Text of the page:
Geochemical profiles of groundwater in the Yucatan Peninsula, Mexico

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Authors:Burchnell, R.; Ocker, K. D.; Lenczewski, Melissa
Author Affiliations:Primary:
Tusculum College, Department of Environmental Science, Greeneville, TN, United States
Northern Illinois University, United States
Volume Title:Geological Society of America, Northeastern Section, 45th annual meeting; Geological Society of America, Southeastern Section, 59th annual meeting; joint meeting, abstracts volume
Source:Abstracts with Programs - Geological Society of America, 42(1), p.116; Geological Society of America, Northeastern Section, 45th annual meeting Geological Society of America, Southeastern Section, 59th annual meeting, Baltimore, MD, March 14-16, 2010. Publisher: Geological Society of America (GSA), Boulder, CO, United States. ISSN: 0016-7592
Publication Date:2010
Note:In English
Summary:For some time now, Mexico's quality of fresh water throughout the Yucatan Peninsula has been diminishing due to many factors. The karst geology, increase of the population and inadequate disposal of wastewater are all key components leading to the unsafe drinking water. The goal of our investigation was to determine the extent of pollution in groundwater of the Yucatan Peninsula. During July 2009, the groundwater was tested at several locations through the Yucatan Peninsula which included Tulum, Xcalak, Ucil, Aktun Chen, and Calica. The sampling included a series of cenotes (sinkholes) throughout the peninsula that range from protected to impacted by the population growth. Data were collected using the Datasonde 5 and included depth, pH, specific conductivity, dissolved oxygen, temperature and oxidation reduction potential. The geochemical profiles in Xcalak, Ucil and Calica indicated the depth to the freshwater/salt water interface which range from 13m to 68m below the water surface which increased further from the coast. The redox conditions indicated that the water that was highly impacted by organic matter were highly reducing (Xcalak, Ucil, and Calica) while water that was protected (Aktun Chen and Tulum) were aerobic. The goal of this research is also to have a better understanding of the environmental impact of waste disposal and inform policy-makers about the effects of injection of sewage into groundwater systems and about the treatment of wastewater.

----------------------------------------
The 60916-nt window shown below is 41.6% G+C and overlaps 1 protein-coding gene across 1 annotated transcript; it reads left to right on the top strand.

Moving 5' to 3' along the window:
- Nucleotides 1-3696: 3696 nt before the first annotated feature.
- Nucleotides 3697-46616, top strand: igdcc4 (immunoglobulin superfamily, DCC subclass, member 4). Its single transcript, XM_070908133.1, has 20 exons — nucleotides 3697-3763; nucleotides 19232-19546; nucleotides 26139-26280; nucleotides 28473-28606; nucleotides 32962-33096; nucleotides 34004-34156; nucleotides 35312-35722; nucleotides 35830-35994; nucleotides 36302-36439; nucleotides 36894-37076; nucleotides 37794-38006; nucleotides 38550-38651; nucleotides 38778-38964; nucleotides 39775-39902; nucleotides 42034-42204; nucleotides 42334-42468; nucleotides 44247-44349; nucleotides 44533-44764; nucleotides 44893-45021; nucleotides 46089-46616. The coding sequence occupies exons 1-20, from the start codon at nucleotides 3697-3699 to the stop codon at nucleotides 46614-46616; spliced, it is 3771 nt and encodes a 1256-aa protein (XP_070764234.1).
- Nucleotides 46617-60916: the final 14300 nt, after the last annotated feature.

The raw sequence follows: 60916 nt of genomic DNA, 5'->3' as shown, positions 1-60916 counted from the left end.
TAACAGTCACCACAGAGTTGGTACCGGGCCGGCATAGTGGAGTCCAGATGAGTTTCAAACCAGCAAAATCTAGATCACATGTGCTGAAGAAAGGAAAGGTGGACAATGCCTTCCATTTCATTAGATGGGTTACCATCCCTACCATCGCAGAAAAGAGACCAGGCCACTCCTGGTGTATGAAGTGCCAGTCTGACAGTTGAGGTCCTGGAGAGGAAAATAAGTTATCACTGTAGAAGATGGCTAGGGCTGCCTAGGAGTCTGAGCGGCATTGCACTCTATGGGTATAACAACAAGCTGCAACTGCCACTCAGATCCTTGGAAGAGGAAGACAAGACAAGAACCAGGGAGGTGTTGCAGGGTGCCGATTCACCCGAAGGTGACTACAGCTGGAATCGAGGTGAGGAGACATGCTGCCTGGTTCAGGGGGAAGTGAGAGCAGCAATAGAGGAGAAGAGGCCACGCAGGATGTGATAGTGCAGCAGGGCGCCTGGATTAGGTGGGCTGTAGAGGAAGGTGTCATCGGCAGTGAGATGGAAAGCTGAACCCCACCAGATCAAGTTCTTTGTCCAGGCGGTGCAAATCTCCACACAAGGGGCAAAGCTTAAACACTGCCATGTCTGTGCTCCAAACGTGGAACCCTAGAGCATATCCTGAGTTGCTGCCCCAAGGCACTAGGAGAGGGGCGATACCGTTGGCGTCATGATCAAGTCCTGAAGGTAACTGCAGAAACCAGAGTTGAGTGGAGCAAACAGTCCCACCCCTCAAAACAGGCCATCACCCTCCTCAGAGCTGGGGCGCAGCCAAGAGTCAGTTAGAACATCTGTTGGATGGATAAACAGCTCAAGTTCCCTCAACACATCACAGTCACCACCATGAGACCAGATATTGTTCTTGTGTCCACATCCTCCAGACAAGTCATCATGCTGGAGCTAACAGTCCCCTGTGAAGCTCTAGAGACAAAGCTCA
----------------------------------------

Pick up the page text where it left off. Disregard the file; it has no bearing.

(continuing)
Subjects:Geochemistry; Ground water; Hydrochemistry; Karst hydrology; Pollution; Salt-water intrusion; Sampling; Sewage; Sinkholes; Solution features; Waste disposal; Waste water; Water pollution; Water quality; Water treatment; Mexico; Yucatan Mexico; Yucatan Peninsula
Coordinates:N194000 N213900 W0873000 W0902200
Record ID:2010094604
Copyright Information:GeoRef, Copyright 2018 American Geosciences Institute. Reference includes data supplied by the Geological Society of America, Boulder, CO, United States
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